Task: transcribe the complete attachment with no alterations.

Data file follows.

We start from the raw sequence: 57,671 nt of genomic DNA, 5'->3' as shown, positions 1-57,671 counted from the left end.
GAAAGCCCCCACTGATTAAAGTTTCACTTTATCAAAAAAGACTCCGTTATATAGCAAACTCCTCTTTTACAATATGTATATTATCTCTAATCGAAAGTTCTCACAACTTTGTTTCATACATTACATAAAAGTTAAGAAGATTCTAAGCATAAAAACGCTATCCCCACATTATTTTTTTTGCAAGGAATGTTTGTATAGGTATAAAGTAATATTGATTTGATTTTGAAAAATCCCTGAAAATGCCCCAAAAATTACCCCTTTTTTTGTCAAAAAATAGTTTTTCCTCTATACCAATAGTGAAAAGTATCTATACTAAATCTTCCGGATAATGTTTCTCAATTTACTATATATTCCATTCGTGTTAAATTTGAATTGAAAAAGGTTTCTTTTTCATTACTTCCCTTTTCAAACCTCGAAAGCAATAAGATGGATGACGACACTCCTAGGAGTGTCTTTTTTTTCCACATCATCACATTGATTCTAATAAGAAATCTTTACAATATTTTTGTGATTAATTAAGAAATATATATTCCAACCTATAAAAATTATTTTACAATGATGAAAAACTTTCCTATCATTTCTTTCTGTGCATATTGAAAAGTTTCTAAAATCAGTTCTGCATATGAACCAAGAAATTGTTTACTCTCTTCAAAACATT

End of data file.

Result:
We start from the raw sequence: 57,671 nt of genomic DNA, 5'->3' as shown, positions 1-57,671 counted from the left end.
GAAAGCCCCCACTGATTAAAGTTTCACTTTATCAAAAAAGACTCCGTTATATAGCAAACTCCTCTTTTACAATATGTATATTATCTCTAATCGAAAGTTCTCACAACTTTGTTTCATACATTACATAAAAGTTAAGAAGATTCTAAGCATAAAAACGCTATCCCCACATTATTTTTTTTGCAAGGAATGTTTGTATAGGTATAAAGTAATATTGATTTGATTTTGAAAAATCCCTGAAAATGCCCCAAAAATTACCCCTTTTTTTGTCAAAAAATAGTTTTTCCTCTATACCAATAGTGAAAAGTATCTATACTAAATCTTCCGGATAATGTTTCTCAATTTACTATATATTCCATTCGTGTTAAATTTGAATTGAAAAAGGTTTCTTTTTCATTACTTCCCTTTTCAAACCTCGAAAGCAATAAGATGGATGACGACACTCCTAGGAGTGTCTTTTTTTTCCACATCATCACATTGATTCTAATAAGAAATCTTTACAATATTTTTGTGATTAATTAAGAAATATATATTCCAACCTATAAAAATTATTTTACAATGATGAAAAACTTTCCTATCATTTCTTTCTGTGCATATTGAAAAGTTTCTAAAATCAGTTCTGCATATGAACCAAGAAATTGTTTACTCTCTTCAAAACATT